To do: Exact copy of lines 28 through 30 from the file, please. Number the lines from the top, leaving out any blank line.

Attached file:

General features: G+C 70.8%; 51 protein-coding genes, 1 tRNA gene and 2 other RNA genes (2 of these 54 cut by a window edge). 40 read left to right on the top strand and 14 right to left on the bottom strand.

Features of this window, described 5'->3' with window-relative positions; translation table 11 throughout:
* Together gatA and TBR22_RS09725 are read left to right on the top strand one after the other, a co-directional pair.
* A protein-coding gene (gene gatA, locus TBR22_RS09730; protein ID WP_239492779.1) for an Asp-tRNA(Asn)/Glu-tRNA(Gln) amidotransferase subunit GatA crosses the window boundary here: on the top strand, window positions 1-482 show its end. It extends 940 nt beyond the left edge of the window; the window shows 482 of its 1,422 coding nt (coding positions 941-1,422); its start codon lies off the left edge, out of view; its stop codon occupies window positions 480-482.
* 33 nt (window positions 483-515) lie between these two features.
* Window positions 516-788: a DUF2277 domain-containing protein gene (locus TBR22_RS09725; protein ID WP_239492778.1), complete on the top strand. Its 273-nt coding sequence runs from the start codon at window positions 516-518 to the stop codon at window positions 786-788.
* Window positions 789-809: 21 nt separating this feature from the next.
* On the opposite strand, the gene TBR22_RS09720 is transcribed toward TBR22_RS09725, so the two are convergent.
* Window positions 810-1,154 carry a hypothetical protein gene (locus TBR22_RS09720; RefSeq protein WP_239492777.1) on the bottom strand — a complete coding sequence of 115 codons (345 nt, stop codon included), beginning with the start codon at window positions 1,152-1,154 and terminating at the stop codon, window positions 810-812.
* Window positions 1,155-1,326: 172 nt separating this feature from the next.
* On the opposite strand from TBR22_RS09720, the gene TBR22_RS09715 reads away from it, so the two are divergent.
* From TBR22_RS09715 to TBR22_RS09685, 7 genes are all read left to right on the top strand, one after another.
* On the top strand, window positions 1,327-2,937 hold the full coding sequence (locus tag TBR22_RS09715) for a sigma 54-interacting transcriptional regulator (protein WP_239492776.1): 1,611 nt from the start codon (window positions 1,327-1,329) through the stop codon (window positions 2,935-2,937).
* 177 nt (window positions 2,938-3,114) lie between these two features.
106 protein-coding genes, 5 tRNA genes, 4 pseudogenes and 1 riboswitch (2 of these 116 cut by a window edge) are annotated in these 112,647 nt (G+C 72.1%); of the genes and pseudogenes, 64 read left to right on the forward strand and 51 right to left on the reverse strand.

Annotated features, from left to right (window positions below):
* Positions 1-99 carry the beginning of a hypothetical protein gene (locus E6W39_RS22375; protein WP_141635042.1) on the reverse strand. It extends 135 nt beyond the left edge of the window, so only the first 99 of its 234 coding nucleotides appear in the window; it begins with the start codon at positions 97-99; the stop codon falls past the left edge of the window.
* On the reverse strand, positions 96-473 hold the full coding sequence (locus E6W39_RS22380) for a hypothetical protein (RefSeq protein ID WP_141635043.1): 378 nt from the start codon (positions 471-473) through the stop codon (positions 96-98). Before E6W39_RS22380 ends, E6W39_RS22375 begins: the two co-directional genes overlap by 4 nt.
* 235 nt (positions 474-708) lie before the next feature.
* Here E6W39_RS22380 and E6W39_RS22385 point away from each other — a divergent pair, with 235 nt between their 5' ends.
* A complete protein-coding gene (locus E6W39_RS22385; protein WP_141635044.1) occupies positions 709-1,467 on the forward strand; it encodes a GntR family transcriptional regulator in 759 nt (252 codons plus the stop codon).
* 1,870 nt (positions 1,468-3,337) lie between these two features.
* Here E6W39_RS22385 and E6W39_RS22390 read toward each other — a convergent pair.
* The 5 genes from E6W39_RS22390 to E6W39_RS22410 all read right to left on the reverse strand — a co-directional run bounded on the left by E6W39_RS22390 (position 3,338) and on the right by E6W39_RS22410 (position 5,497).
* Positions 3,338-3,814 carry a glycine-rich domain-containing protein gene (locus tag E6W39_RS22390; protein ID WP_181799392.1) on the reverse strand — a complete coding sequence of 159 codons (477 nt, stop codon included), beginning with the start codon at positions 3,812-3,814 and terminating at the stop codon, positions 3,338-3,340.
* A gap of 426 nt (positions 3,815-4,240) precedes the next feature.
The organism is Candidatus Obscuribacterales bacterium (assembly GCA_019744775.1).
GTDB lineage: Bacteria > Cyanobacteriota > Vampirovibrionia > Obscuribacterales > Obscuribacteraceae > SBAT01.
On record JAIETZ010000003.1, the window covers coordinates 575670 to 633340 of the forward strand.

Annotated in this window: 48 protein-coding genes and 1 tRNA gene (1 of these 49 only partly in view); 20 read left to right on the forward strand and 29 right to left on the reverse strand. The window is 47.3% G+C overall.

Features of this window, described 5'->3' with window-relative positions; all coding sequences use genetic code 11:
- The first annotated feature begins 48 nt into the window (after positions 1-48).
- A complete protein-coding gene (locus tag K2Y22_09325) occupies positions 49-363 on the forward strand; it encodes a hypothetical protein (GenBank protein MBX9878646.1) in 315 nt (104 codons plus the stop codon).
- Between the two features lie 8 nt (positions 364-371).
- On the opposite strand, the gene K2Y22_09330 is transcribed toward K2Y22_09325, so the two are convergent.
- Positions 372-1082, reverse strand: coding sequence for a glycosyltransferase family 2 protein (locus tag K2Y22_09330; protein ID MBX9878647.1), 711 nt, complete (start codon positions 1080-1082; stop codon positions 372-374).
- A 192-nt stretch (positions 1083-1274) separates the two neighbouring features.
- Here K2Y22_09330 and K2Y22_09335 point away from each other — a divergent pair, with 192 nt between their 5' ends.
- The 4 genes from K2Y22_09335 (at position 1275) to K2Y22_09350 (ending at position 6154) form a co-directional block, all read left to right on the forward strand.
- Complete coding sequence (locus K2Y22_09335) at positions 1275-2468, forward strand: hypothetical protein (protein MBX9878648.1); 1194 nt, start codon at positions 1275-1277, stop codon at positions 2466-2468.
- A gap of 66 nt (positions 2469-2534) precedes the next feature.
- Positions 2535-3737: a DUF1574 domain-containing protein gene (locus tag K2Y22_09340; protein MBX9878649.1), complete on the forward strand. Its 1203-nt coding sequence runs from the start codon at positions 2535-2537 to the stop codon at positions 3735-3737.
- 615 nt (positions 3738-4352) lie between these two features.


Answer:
GTDB lineage: Bacteria > Cyanobacteriota > Vampirovibrionia > Obscuribacterales > Obscuribacteraceae > SBAT01.
On record JAIETZ010000003.1, the window covers coordinates 575670 to 633340 of the forward strand.

Annotated in this window: 48 protein-coding genes and 1 tRNA gene (1 of these 49 only partly in view); 20 read left to right on the forward strand and 29 right to left on the reverse strand. The window is 47.3% G+C overall.